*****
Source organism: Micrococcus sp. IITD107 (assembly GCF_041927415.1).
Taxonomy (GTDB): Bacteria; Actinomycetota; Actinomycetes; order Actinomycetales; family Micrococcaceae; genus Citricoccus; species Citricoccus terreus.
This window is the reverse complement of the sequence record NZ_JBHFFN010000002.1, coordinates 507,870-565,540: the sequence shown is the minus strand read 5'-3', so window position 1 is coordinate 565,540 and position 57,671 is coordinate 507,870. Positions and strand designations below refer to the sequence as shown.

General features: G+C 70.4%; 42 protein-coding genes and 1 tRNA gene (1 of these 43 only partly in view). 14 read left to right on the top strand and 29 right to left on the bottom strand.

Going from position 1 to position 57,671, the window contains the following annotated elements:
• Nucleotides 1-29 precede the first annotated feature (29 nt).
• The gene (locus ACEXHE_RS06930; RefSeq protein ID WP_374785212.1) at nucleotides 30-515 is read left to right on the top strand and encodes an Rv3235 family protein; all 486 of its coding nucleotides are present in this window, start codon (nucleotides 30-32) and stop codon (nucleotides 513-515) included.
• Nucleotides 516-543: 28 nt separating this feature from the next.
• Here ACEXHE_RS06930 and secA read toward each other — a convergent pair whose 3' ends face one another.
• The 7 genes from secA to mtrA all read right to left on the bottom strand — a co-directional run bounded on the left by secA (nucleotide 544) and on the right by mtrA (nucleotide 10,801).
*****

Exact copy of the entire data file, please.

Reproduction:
Source organism: Micrococcus sp. IITD107 (assembly GCF_041927415.1).
Taxonomy (GTDB): Bacteria; Actinomycetota; Actinomycetes; order Actinomycetales; family Micrococcaceae; genus Citricoccus; species Citricoccus terreus.
This window is the reverse complement of the sequence record NZ_JBHFFN010000002.1, coordinates 507,870-565,540: the sequence shown is the minus strand read 5'-3', so window position 1 is coordinate 565,540 and position 57,671 is coordinate 507,870. Positions and strand designations below refer to the sequence as shown.

General features: G+C 70.4%; 42 protein-coding genes and 1 tRNA gene (1 of these 43 only partly in view). 14 read left to right on the top strand and 29 right to left on the bottom strand.

Going from position 1 to position 57,671, the window contains the following annotated elements:
• Nucleotides 1-29 precede the first annotated feature (29 nt).
• The gene (locus ACEXHE_RS06930; RefSeq protein ID WP_374785212.1) at nucleotides 30-515 is read left to right on the top strand and encodes an Rv3235 family protein; all 486 of its coding nucleotides are present in this window, start codon (nucleotides 30-32) and stop codon (nucleotides 513-515) included.
• Nucleotides 516-543: 28 nt separating this feature from the next.
• Here ACEXHE_RS06930 and secA read toward each other — a convergent pair whose 3' ends face one another.
• The 7 genes from secA to mtrA all read right to left on the bottom strand — a co-directional run bounded on the left by secA (nucleotide 544) and on the right by mtrA (nucleotide 10,801).